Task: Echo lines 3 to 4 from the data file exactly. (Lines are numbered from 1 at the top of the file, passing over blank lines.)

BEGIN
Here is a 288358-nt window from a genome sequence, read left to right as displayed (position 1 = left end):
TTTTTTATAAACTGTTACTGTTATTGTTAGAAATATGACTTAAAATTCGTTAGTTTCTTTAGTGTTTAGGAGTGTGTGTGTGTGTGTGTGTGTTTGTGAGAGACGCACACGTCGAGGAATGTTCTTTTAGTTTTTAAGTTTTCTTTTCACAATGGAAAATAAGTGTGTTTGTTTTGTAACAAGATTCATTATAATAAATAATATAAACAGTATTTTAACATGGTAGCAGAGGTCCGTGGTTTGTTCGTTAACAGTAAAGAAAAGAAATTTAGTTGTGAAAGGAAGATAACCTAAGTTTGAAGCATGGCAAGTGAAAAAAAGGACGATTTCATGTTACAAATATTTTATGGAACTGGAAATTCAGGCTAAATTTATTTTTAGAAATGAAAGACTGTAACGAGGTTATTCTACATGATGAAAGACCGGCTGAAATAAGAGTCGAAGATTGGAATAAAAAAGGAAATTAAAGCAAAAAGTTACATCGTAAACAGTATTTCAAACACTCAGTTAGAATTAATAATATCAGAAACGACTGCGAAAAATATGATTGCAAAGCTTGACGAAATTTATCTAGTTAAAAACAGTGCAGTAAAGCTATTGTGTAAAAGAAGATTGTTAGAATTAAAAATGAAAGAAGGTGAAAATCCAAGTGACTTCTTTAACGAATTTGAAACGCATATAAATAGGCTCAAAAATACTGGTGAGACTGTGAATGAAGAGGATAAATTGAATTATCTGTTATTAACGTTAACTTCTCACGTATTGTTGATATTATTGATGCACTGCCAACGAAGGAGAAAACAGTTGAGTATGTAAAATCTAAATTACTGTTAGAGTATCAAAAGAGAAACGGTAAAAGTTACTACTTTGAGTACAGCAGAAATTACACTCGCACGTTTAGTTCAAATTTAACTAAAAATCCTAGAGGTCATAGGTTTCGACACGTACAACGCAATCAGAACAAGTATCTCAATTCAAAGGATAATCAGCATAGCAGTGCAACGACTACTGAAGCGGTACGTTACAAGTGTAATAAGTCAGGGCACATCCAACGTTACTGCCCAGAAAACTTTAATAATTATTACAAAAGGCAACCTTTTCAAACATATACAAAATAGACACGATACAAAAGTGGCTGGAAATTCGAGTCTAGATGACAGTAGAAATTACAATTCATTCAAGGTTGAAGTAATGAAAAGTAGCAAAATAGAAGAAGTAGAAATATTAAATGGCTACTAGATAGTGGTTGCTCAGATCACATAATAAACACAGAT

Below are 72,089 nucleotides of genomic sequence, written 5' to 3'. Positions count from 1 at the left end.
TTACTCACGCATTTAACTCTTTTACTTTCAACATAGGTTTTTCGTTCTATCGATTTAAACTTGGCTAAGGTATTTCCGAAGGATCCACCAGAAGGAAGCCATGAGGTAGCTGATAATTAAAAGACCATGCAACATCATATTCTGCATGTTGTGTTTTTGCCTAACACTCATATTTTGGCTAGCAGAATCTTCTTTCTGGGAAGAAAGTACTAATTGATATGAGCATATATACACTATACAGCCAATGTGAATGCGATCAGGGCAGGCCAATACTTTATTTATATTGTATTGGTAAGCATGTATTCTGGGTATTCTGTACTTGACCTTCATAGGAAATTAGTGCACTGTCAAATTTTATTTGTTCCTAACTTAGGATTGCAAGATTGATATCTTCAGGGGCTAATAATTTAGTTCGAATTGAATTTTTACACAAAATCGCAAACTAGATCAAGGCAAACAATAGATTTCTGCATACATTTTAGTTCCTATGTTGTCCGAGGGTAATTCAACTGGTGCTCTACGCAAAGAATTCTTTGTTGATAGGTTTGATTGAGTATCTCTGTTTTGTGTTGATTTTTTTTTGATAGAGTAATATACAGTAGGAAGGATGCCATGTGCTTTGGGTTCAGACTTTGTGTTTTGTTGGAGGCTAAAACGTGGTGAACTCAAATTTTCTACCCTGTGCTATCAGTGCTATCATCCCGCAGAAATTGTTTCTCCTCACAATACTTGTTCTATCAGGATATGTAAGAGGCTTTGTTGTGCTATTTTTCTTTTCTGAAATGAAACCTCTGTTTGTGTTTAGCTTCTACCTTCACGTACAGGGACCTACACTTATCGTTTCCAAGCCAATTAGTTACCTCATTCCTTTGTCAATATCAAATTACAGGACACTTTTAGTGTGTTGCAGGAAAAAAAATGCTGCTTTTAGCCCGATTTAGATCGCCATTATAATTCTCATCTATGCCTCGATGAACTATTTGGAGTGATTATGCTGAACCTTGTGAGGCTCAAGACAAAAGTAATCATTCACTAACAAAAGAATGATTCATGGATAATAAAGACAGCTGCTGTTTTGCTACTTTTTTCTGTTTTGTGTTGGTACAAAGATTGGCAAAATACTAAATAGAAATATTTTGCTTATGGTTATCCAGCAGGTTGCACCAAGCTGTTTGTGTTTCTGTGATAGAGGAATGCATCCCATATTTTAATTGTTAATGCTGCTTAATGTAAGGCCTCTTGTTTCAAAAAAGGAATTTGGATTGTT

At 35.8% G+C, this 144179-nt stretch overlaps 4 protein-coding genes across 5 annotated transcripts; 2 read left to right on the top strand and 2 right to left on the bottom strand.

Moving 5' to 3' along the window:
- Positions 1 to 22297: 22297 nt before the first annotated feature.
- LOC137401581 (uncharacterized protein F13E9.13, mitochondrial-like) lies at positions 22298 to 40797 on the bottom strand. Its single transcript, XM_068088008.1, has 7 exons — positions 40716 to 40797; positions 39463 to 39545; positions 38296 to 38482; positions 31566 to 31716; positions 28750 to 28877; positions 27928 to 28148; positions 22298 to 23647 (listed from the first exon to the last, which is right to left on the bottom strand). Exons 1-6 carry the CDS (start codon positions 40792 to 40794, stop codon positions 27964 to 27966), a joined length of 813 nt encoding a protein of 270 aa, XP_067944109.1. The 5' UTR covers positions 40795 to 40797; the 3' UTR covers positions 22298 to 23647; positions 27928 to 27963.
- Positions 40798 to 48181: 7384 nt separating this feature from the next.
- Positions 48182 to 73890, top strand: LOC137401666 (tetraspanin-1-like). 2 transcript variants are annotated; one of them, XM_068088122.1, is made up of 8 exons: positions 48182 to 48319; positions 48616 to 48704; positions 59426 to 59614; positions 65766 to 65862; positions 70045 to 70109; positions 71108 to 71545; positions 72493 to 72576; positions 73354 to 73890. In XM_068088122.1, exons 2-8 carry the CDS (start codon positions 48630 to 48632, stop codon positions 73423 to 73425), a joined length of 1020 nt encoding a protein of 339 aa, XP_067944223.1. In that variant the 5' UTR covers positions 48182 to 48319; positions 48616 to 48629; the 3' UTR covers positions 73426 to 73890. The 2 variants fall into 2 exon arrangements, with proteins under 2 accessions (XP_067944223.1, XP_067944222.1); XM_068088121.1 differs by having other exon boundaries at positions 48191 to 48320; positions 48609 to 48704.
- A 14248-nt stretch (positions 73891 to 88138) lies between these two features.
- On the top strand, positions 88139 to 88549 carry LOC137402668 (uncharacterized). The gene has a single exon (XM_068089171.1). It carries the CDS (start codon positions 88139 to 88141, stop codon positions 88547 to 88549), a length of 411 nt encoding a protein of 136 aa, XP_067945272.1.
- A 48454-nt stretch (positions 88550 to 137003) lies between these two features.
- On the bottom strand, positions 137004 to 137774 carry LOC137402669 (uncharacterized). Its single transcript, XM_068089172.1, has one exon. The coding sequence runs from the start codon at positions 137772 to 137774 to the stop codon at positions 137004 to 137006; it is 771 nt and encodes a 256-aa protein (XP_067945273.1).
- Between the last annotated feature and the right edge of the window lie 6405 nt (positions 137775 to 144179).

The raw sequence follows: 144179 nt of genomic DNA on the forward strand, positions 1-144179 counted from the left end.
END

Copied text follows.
Below are 72,089 nucleotides of genomic sequence, written 5' to 3'. Positions count from 1 at the left end.
TTACTCACGCATTTAACTCTTTTACTTTCAACATAGGTTTTTCGTTCTATCGATTTAAACTTGGCTAAGGTATTTCCGAAGGATCCACCAGAAGGAAGCCATGAGGTAGCTGATAATTAAAAGACCATGCAACATCATATTCTGCATGTTGTGTTTTTGCCTAACACTCATATTTTGGCTAGCAGAATCTTCTTTCTGGGAAGAAAGTACTAATTGATATGAGCATATATACACTATACAGCCAATGTGAATGCGATCAGGGCAGGCCAATACTTTATTTATATTGTATTGGTAAGCATGTATTCTGGGTATTCTGTACTTGACCTTCATAGGAAATTAGTGCACTGTCAAATTTTATTTGTTCCTAACTTAGGATTGCAAGATTGATATCTTCAGGGGCTAATAATTTAGTTCGAATTGAATTTTTACACAAAATCGCAAACTAGATCAAGGCAAACAATAGATTTCTGCATACATTTTAGTTCCTATGTTGTCCGAGGGTAATTCAACTGGTGCTCTACGCAAAGAATTCTTTGTTGATAGGTTTGATTGAGTATCTCTGTTTTGTGTTGATTTTTTTTTGATAGAGTAATATACAGTAGGAAGGATGCCATGTGCTTTGGGTTCAGACTTTGTGTTTTGTTGGAGGCTAAAACGTGGTGAACTCAAATTTTCTACCCTGTGCTATCAGTGCTATCATCCCGCAGAAATTGTTTCTCCTCACAATACTTGTTCTATCAGGATATGTAAGAGGCTTTGTTGTGCTATTTTTCTTTTCTGAAATGAAACCTCTGTTTGTGTTTAGCTTCTACCTTCACGTACAGGGACCTACACTTATCGTTTCCAAGCCAATTAGTTACCTCATTCCTTTGTCAATATCAAATTACAGGACACTTTTAGTGTGTTGCAGGAAAAAAAATGCTGCTTTTAGCCCGATTTAGATCGCCATTATAATTCTCATCTATGCCTCGATGAACTATTTGGAGTGATTATGCTGAACCTTGTGAGGCTCAAGACAAAAGTAATCATTCACTAACAAAAGAATGATTCATGGATAATAAAGACAGCTGCTGTTTTGCTACTTTTTTCTGTTTTGTGTTGGTACAAAGATTGGCAAAATACTAAATAGAAATATTTTGCTTATGGTTATCCAGCAGGTTGCACCAAGCTGTTTGTGTTTCTGTGATAGAGGAATGCATCCCATATTTTAATTGTTAATGCTGCTTAATGTAAGGCCTCTTGTTTCAAAAAAGGAATTTGGATTGTT